We affirm that the Church of Rome has erred (Article 19). This is an important assertion not simply because it is blatantly obvious, but because we affirm that Churches can err, therefore their authority is necessarily secondary to the Word of God written, that is the Bible.

We declare that the Bishop of Rome has no jurisdiction in this realm of England (Article 37). The claims of the Roman See to an authority beyond their own bounds are pernicious and have been the source of division and conflict with the Orthodox Chuches and with Protestants. The political aspirations of the Papacy are all part of this claim.

Other Church Society Articles

What do the Times Require? Church Association Tract by J. C. Ryle on the unscriptural and soul-ruining character of Romanism.

What do we owe to the Reformation? Church Association Tract by J.C. Ryle.

Martyrdoms for Religion under Queen Elizabeth and Queen Mary. Church Association Tract 204.

The Anglican Position Towards Rome and the Papacy. Church Association Tract 429.

Purgatory and Penance: Differences That Remain - the Impasse Between Rome and Protestantism.  George Curry

Cranmer's Doctrine of the Lord's Supper in its Gospel Context. Churchman article by Roger du Barry.


Prayers for the Dead. Extract from Homily XIX. Church Association Tract 126.

The Invocation of the Saints. Church Association Tract 422.

Prayers for the Dead. Church Association Tract 3.

What's wrong with praying for the dead? Cross†Way article by David Phillips, Autumn 2007. 

Evangelicals, Anglicans and Ritualism in Victorian England

Churchman article by Nigel Scotland outlining the history of ritualism in the Church of England and Evangelical Opposition to it, including the founding of Church Association (One of the forebears of Church Society).

The Devotional Aspect of Confession. Church Association Tract from 1904 explaining from Scripture what true confession of sin is and how this differs from Auricular Confession (i.e. confession to a priest).

The Errors of Ritualism have their Source in the Unregenerate Human Heart. Church Association Tract from 1875 by C. J. Goodhart.

The Real Presence. C19th Church Association Tract 25 by W. F. Taylor, explaining how the doctrine of the Real Presence is contrary to Church of England teaching.

Bertram (aka Ratramnus) and the Reformers. The Reformers appeal to the 9th Century Monk Bertram in their opposition to the "Real Presence." Churchman article from 1880 by W. F. Taylor.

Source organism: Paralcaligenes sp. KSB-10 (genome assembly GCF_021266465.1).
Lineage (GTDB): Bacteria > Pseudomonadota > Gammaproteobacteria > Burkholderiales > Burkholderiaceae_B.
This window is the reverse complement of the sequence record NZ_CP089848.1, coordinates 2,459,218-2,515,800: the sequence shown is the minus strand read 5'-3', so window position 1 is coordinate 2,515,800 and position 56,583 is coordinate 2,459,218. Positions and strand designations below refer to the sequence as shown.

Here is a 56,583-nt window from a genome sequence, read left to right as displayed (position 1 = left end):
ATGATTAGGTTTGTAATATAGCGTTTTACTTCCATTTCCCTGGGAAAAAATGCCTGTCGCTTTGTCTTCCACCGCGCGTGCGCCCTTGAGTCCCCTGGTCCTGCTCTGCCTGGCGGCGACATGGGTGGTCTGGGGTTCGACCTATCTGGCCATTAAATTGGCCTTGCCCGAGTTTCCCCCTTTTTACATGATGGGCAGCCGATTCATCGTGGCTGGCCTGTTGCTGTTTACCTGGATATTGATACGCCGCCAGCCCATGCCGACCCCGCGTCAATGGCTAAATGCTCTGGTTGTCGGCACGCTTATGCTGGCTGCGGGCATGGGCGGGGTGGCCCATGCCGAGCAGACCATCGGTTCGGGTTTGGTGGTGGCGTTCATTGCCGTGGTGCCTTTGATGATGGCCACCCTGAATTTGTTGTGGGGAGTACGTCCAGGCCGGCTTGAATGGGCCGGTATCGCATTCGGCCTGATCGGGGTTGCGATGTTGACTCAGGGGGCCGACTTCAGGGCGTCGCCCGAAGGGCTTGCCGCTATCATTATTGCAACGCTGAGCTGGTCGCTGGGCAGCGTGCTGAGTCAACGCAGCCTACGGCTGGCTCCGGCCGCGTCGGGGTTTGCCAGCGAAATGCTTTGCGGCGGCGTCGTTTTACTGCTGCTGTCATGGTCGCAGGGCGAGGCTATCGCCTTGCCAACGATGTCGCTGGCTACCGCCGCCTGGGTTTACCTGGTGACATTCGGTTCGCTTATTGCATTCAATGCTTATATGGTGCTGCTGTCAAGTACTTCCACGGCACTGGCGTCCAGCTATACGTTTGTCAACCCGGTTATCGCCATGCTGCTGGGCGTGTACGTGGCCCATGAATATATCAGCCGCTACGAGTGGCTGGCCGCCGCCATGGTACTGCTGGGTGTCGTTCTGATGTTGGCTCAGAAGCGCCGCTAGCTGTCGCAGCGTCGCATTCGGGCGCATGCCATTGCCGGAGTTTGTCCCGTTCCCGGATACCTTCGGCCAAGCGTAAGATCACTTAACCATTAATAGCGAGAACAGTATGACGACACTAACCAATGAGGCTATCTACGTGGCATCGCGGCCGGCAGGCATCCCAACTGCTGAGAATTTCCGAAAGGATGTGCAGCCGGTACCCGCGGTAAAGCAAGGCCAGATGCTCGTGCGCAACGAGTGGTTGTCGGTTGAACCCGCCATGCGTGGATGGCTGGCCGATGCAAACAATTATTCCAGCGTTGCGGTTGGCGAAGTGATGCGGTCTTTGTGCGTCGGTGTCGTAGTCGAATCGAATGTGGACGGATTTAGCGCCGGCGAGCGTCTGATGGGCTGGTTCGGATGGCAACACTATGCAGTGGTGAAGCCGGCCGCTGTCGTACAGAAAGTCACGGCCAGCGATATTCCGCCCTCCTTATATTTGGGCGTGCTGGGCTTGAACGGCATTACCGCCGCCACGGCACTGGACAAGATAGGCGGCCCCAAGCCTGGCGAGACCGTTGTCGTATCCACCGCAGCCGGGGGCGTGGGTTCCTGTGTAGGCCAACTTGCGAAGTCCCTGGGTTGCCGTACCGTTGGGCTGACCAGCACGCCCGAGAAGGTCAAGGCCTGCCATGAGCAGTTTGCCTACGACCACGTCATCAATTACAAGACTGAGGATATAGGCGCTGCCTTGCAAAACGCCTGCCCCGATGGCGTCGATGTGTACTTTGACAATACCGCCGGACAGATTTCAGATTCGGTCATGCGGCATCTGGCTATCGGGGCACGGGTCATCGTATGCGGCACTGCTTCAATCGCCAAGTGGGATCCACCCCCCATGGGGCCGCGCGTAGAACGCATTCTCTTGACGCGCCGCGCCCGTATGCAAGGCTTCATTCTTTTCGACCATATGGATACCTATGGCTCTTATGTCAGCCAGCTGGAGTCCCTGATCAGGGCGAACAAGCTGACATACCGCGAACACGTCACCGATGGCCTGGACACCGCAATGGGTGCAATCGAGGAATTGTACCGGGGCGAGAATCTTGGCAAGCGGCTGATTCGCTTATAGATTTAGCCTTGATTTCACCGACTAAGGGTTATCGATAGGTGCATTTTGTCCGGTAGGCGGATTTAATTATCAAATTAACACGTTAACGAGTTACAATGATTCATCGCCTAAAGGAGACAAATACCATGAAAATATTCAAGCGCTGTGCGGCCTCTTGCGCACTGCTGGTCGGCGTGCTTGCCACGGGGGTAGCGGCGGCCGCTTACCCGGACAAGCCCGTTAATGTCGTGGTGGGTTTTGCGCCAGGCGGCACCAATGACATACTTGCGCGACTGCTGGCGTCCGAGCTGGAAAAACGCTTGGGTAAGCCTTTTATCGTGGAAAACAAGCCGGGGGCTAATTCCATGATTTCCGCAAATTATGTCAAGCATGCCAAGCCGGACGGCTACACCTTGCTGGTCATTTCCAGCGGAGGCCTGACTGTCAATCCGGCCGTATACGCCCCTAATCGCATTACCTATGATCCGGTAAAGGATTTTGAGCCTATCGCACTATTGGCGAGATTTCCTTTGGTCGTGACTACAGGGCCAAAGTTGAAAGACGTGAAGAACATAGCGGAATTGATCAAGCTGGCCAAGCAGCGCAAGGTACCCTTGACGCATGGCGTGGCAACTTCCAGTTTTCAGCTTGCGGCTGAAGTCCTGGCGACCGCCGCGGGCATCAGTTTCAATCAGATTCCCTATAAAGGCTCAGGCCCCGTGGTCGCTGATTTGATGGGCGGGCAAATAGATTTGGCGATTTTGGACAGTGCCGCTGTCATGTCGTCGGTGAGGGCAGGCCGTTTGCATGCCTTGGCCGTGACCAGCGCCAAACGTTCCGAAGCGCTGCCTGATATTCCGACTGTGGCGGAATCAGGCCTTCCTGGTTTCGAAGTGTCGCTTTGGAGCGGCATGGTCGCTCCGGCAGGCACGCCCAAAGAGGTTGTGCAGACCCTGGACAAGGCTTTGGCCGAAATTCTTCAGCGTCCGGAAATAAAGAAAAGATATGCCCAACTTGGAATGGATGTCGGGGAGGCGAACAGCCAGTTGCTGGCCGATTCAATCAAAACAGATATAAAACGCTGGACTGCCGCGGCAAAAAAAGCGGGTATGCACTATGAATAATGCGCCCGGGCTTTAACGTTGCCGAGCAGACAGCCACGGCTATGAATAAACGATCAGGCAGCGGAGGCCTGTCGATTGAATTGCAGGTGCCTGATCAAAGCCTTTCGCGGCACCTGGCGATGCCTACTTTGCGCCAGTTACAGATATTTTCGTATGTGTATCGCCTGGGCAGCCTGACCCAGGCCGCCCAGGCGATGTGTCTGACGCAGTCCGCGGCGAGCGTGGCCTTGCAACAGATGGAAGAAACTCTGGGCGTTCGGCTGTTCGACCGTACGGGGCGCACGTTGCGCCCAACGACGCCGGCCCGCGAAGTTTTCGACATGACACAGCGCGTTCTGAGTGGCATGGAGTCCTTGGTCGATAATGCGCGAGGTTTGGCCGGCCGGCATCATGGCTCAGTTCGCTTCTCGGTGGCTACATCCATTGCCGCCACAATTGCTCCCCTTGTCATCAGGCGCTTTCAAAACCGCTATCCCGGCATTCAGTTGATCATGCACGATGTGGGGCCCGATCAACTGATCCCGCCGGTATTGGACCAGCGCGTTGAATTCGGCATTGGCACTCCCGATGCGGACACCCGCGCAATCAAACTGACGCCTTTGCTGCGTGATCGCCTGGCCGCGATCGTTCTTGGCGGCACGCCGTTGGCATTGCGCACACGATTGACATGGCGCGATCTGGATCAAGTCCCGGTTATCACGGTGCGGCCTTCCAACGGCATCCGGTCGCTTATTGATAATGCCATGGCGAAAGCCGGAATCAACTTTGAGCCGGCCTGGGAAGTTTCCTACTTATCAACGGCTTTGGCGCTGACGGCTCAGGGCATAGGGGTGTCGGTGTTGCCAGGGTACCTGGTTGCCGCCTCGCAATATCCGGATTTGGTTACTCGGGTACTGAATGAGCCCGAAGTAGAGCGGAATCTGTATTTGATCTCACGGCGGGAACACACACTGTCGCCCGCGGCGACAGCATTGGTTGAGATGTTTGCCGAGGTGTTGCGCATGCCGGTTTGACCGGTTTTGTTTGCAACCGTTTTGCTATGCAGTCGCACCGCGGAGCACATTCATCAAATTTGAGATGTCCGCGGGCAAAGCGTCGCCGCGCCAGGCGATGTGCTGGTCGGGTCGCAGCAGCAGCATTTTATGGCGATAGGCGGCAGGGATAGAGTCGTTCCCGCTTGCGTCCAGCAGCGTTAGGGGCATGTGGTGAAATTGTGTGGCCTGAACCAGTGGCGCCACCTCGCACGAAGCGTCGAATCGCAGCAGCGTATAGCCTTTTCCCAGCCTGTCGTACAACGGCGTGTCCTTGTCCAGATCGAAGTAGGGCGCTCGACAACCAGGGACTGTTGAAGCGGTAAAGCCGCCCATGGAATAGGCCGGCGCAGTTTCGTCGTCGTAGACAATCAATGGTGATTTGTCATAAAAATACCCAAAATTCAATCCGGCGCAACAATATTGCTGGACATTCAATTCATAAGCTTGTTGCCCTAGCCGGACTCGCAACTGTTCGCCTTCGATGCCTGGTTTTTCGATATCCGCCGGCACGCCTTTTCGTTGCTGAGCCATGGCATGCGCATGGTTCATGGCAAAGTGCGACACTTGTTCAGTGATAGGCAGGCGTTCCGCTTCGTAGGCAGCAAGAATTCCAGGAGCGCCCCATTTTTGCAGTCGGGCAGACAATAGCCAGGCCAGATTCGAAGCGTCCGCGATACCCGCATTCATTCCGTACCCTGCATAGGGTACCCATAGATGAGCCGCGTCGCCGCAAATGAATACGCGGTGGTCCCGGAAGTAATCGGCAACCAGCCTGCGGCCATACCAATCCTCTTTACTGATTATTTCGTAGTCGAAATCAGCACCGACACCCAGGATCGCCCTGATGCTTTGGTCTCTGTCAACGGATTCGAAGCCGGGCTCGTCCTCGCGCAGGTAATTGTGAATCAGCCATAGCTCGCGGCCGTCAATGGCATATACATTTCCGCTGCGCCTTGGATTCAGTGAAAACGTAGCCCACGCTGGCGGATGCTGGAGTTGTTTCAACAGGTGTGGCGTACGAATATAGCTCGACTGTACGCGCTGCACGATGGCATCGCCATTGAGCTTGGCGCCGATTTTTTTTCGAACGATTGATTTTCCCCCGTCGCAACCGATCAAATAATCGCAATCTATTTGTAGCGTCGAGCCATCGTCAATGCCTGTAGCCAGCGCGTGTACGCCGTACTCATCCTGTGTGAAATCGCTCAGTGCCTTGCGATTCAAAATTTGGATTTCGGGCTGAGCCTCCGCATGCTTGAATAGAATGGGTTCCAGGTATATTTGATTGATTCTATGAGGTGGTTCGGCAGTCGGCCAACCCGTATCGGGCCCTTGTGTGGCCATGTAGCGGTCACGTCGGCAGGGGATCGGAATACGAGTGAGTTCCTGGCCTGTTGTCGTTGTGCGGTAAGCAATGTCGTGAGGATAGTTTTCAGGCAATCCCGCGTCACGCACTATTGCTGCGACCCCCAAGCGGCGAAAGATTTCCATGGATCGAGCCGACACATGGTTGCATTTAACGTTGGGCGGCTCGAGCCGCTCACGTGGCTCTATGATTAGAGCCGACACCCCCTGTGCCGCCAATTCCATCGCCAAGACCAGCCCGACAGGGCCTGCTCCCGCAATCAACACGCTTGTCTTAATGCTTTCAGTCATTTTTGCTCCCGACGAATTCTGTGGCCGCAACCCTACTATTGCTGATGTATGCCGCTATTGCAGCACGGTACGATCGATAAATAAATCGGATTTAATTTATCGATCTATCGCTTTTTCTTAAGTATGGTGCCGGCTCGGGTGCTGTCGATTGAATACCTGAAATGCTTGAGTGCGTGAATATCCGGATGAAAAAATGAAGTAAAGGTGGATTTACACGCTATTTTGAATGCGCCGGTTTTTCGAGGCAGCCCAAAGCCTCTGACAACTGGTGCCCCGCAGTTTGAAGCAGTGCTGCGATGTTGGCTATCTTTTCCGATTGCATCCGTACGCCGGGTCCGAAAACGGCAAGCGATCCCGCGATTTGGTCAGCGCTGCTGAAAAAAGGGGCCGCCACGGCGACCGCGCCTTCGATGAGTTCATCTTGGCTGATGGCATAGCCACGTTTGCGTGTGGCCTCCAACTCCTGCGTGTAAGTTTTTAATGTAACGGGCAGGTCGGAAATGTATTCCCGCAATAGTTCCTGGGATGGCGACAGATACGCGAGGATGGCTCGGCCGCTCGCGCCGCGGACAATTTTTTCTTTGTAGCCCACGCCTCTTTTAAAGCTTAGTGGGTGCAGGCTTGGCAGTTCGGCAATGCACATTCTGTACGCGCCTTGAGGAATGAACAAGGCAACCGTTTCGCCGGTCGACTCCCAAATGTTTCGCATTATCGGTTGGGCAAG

The Reformers' Doctrine of the Holy Communion. Churchman article by C. Sydney Carter.

What did our Reformers teach about the Lord's Supper? Church Association Tract 119.

The Sarum Mass Compared with the Communion Office of the First Prayer Book of Edward VI. Church Association Tract 113.

Confession and Forgiveness of Sins. Church Association Tract from C19th explaining from Scripture and Cof E teaching what true confession and forgiveness of sin is and how this differs from Auricular Confession (i.e. confession to a priest).

The Rev Canon Meyrick on Confession. Church Association Tract 312. Explanation of the origins of Auricular Confession, its detrimental effects on society, its abolition at the Reformation and lack of Scriptural warrant.

Voices of the Church of England on Auricular Confession. Church Association Tract 27.

The Christian Priesthood. Church Association Tract.

The Great Controversy: Which is the Channel of Salvation? Faith? or The Sacraments? Church Association Tract 163. By J. B. Waddington.

The Eastward Position. J. C. Ryle (Church Association Tract No. 30)

The Eastward Position. J. C. Ryle (Church Association Tract No. 136)

Twelve Reasons Against Distinctive Vestments.  J. C. Ryle (Church Association Tract No. 137)

Distinctive Vestments. J. C. Ryle (Church Association Tract 33)

The Minister's Scarf, or the "Sacrificer's" Stole - which? Church Association Tract 267.

Give me oil on my hands, make me Roman... Cross†Way article by David Wheaton (Autumn 2007) explaining how Roman Catholic practices have gradually permeated Church of England ordination services.

Gospel Freedom & Priestly Tyranny. C19th Church Association Tract outlining from the bible and official CofE teaching the nature of Christ's sacrificial death and how this contrasts to the errors of ritualism.

Incense in Ante-Nicene Christianity. Churchman article by David Brattston explaining how incense was not used or opposed for use in the worship of the early church.

Candles, Crosses, Altars, Pictures: What do the Homilies Say? Church Association Tract 224.

Altar Lights: Their History and Meaning. J. T. Tomlinson (Church Association Tract No. 91)

A Word in Season about Lent. Church Association Tract 237

Church Association Declaration Regarding the Pope's Letter to the English People. C19th Church Association Tract 216.

Apostolical Succession. Church Association Tract 321.

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Related Links
Roman Error
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BulletMain errors
BulletRoots of the error

BulletToward Reunion

BulletMariolatry